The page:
That means you can from now on count a ransomware infection as a data breach with all the consequences that this brings. Moreover, the so-called “human-operated” ransomware gangs have stepped up their attacks amid the pandemic to maximize their ill-gotten profits.
In fact, Redmond also reported that they launched more of the file-encrypting malware on target networks in the first two weeks of April than in earlier periods, causing chaos at aid organizations, medical billing companies, manufacturing, transport, government institutions, and educational software providers.
Almost Every Ransomware Infection Had Evidence Of Attackers Viewing And Exfiltrating Data
Microsoft called it a “slight uptick” in the volume of ransomware attacks in the first two weeks of April, usually from ransomware groups that had already gained access to networks several months earlier. “Attackers have compromised target networks for several months beginning earlier this year and have been waiting to monetize their attacks by deploying ransomware when they would see the most financial gain,” Microsoft’s Threat Protection Intelligence Team said.
They continues with the observations these attacks demonstrate that these groups really don’t care that they’re impacting critical services during a global crisis,. They also stated that the relatively long lag between compromise and ransomware deployment means that you as a defender should look for signature activity preceding the deployment, which includes credential theft and lateral movement activities, using tools like Mimikatz and Cobalt Strike.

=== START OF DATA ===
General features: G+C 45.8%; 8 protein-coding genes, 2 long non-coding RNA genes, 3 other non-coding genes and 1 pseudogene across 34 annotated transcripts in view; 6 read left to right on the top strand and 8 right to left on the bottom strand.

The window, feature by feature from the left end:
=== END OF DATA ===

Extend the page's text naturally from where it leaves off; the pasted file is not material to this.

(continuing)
Attackers Often Maintain Control Over Some Endpoints After Deploying Ransomware
Admins who haven’t patched vulnerabilities in these systems are asking for trouble, given that attackers are continuously scanning the internet for these unpatched systems. Microsoft also noted a concerning trend among ransomware key groups. Over the past few months, multiple ransomware gangs have taken to stealing data before encrypting it and then threatening to leak it online if a ransom isn’t paid.
Microsoft says these attackers often maintain control over some endpoints after deploying ransomware for the purpose of launching future attacks after a ransom has been paid. And while some groups have gained a reputation for selling victims’ data, even gangs that didn’t advertise they would go down this path still viewed and stole data anyway.
Microsoft’s list of top ransomware payloads deployed in April include RobbinHood, Maze, PonyFinal, Valet loader, and REvil. Others include Paradise, RagnarLocker, MedusaLocker, and LockBit.
Microsoft advised defenders to scour networks for malicious PowerShell, Cobalt Strike and other penetration-testing tools that may look like red team activities. They should also look for suspicious access to Local Security Authority Subsystem Service (LSASS) and suspicious registry modification, as well as evidence of tampering with security event logs.
Key systems and vulnerabilities defenders should check for include:
- RDP or Virtual Desktop endpoints without MFA
- Citrix ADC systems affected by CVE-2019-19781
- Pulse Secure VPN systems affected by CVE-2019-11510
- Microsoft SharePoint servers affected by CVE-2019-0604
- Microsoft Exchange servers affected by CVE-2020-0688
- Zoho ManageEngine systems affected by CVE-2020-10189
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